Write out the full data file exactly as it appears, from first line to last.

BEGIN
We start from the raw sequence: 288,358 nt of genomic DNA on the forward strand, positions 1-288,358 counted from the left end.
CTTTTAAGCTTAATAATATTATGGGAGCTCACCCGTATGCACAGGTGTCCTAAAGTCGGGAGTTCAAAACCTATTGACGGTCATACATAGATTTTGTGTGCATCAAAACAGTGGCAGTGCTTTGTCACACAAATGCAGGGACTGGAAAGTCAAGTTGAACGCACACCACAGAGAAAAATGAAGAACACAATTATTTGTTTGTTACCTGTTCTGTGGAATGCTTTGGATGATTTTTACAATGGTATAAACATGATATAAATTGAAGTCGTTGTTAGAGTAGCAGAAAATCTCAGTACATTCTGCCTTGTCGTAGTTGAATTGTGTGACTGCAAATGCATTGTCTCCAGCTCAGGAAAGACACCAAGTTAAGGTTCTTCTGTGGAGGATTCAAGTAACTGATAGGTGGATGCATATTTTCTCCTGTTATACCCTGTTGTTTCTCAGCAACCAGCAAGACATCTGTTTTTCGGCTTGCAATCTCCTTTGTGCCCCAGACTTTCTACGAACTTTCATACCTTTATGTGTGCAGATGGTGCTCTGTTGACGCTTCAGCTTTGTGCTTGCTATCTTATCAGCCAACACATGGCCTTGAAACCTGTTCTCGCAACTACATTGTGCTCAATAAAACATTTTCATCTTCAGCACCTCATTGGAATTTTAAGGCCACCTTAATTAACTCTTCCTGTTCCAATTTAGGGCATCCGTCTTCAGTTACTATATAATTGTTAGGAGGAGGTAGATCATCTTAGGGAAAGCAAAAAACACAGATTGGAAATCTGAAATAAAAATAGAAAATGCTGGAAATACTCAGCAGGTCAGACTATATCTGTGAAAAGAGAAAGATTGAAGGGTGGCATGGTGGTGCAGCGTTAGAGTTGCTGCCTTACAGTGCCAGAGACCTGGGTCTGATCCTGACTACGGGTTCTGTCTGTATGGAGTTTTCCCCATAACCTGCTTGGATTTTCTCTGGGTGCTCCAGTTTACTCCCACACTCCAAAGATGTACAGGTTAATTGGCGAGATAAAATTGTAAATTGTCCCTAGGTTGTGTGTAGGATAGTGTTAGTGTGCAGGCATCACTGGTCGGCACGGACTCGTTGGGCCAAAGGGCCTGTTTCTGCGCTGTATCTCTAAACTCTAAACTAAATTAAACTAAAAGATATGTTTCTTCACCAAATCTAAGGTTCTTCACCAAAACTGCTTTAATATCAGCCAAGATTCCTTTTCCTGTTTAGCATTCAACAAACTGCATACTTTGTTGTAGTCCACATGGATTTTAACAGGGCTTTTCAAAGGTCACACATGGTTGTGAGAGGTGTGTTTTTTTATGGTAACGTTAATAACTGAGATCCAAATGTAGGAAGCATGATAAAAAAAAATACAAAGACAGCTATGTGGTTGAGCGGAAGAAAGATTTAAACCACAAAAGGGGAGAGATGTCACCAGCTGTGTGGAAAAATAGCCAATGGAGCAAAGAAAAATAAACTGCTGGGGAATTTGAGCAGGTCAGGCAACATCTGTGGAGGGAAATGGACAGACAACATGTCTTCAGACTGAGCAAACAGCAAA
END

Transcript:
We start from the raw sequence: 288,358 nt of genomic DNA on the forward strand, positions 1-288,358 counted from the left end.
CTTTTAAGCTTAATAATATTATGGGAGCTCACCCGTATGCACAGGTGTCCTAAAGTCGGGAGTTCAAAACCTATTGACGGTCATACATAGATTTTGTGTGCATCAAAACAGTGGCAGTGCTTTGTCACACAAATGCAGGGACTGGAAAGTCAAGTTGAACGCACACCACAGAGAAAAATGAAGAACACAATTATTTGTTTGTTACCTGTTCTGTGGAATGCTTTGGATGATTTTTACAATGGTATAAACATGATATAAATTGAAGTCGTTGTTAGAGTAGCAGAAAATCTCAGTACATTCTGCCTTGTCGTAGTTGAATTGTGTGACTGCAAATGCATTGTCTCCAGCTCAGGAAAGACACCAAGTTAAGGTTCTTCTGTGGAGGATTCAAGTAACTGATAGGTGGATGCATATTTTCTCCTGTTATACCCTGTTGTTTCTCAGCAACCAGCAAGACATCTGTTTTTCGGCTTGCAATCTCCTTTGTGCCCCAGACTTTCTACGAACTTTCATACCTTTATGTGTGCAGATGGTGCTCTGTTGACGCTTCAGCTTTGTGCTTGCTATCTTATCAGCCAACACATGGCCTTGAAACCTGTTCTCGCAACTACATTGTGCTCAATAAAACATTTTCATCTTCAGCACCTCATTGGAATTTTAAGGCCACCTTAATTAACTCTTCCTGTTCCAATTTAGGGCATCCGTCTTCAGTTACTATATAATTGTTAGGAGGAGGTAGATCATCTTAGGGAAAGCAAAAAACACAGATTGGAAATCTGAAATAAAAATAGAAAATGCTGGAAATACTCAGCAGGTCAGACTATATCTGTGAAAAGAGAAAGATTGAAGGGTGGCATGGTGGTGCAGCGTTAGAGTTGCTGCCTTACAGTGCCAGAGACCTGGGTCTGATCCTGACTACGGGTTCTGTCTGTATGGAGTTTTCCCCATAACCTGCTTGGATTTTCTCTGGGTGCTCCAGTTTACTCCCACACTCCAAAGATGTACAGGTTAATTGGCGAGATAAAATTGTAAATTGTCCCTAGGTTGTGTGTAGGATAGTGTTAGTGTGCAGGCATCACTGGTCGGCACGGACTCGTTGGGCCAAAGGGCCTGTTTCTGCGCTGTATCTCTAAACTCTAAACTAAATTAAACTAAAAGATATGTTTCTTCACCAAATCTAAGGTTCTTCACCAAAACTGCTTTAATATCAGCCAAGATTCCTTTTCCTGTTTAGCATTCAACAAACTGCATACTTTGTTGTAGTCCACATGGATTTTAACAGGGCTTTTCAAAGGTCACACATGGTTGTGAGAGGTGTGTTTTTTTATGGTAACGTTAATAACTGAGATCCAAATGTAGGAAGCATGATAAAAAAAAATACAAAGACAGCTATGTGGTTGAGCGGAAGAAAGATTTAAACCACAAAAGGGGAGAGATGTCACCAGCTGTGTGGAAAAATAGCCAATGGAGCAAAGAAAAATAAACTGCTGGGGAATTTGAGCAGGTCAGGCAACATCTGTGGAGGGAAATGGACAGACAACATGTCTTCAGACTGAGCAAACAGCAAA